While smaller, less well-known retailers need to engage more consumers in order to grow, the growth of ecommerce and social commerce also create greater competition for even the largest and most well-known of retailers. New, smaller and more agile local retailers as well as international operators can now operate in a “boundaryless” world, connecting and transacting with consumers globally and in a way that would not have been possible with the traditional bricks-and-mortar model. Providing more compelling and much clearer propositions to more consumers at competitive price points will consistently eat away at the market share of any retailer who is not hyper-vigilant and responsive to these operators.
The most effective way for retail brands to defend against these ever-growing threats – and to grow their market share – is to optimise their investment in building and maintaining their brand. To do this means always being first to mind when consumers start thinking about a product or service they need. It means ensuring that consumers are absolutely clear about the benefits (including price competitiveness!) and experience they will enjoy when they browse and buy that product. Put together, this means relentlessly occupying more and more of consumers’ mental real estate (known generally as awareness and understanding) and emotional real estate (affinity and loyalty).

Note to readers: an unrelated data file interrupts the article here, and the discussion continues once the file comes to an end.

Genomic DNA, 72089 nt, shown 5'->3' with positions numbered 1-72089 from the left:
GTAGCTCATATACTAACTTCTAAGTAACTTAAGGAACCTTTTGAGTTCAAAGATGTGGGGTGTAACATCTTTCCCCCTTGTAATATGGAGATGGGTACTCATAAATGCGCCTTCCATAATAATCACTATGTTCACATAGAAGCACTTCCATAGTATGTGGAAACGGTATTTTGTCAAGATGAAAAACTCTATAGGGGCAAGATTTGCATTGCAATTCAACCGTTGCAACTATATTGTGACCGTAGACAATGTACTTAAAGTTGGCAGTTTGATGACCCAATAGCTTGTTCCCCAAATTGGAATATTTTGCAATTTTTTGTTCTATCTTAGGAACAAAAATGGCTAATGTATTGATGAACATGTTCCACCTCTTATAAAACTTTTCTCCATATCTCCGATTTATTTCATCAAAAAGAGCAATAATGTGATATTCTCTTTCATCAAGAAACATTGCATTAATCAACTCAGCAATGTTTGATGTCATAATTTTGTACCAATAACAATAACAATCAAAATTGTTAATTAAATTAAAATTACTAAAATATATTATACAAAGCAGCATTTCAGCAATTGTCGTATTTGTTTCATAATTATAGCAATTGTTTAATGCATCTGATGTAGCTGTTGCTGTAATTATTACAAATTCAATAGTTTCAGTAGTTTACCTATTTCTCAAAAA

There is no more effective and efficient way of doing this than through consistent brand-building, whether through advertising or PR, through storytelling or informative content-sharing, through TV, radio, social media or the retailer’s owned media. As long as a brand is built consistently over time and remains relevant to the consumer in what it says, how it says it and how often it is said, market share will follow.